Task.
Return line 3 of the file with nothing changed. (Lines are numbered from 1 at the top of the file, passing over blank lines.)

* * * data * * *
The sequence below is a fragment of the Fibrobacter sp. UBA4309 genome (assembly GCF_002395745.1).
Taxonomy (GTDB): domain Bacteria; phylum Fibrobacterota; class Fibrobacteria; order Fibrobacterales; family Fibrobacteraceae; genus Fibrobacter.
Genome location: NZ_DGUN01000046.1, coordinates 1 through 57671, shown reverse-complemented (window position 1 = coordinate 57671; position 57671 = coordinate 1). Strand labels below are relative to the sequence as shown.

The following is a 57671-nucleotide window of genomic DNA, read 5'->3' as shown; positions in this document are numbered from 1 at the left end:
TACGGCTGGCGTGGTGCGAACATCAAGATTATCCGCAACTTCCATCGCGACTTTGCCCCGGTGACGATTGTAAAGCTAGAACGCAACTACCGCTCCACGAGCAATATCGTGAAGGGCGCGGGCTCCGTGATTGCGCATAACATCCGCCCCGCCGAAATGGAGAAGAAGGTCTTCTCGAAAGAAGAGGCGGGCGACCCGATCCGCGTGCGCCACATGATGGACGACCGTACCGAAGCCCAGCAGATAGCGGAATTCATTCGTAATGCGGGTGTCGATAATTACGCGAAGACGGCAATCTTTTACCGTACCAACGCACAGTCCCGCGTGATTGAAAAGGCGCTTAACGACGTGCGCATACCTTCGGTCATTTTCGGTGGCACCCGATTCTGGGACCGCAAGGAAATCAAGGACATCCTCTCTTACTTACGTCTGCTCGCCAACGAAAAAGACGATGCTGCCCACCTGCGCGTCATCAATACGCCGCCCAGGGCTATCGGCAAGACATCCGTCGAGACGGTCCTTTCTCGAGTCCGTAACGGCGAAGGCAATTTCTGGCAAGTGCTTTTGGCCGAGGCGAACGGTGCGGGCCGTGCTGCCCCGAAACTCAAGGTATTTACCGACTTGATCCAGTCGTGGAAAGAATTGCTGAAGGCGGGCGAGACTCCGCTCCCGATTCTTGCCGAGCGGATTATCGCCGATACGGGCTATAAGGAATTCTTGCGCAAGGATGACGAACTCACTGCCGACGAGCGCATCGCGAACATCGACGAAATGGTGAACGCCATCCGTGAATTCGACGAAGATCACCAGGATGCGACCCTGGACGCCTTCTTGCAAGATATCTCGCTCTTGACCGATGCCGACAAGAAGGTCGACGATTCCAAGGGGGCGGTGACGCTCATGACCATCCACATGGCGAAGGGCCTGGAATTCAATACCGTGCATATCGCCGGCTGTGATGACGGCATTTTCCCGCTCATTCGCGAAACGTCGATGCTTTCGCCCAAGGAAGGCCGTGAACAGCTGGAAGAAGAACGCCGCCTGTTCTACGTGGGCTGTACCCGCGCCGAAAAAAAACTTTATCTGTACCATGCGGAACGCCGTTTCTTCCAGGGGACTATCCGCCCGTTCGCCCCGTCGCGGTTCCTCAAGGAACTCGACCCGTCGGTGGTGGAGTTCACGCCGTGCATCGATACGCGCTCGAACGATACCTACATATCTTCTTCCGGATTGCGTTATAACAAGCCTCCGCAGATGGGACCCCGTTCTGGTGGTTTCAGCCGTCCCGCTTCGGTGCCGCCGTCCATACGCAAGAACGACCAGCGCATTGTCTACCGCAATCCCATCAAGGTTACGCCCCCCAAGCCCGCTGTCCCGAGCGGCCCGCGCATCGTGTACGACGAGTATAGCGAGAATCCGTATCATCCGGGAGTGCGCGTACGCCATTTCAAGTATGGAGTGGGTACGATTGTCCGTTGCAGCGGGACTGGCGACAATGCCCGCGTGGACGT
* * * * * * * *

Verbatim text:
Genome location: NZ_DGUN01000046.1, coordinates 1 through 57671, shown reverse-complemented (window position 1 = coordinate 57671; position 57671 = coordinate 1). Strand labels below are relative to the sequence as shown.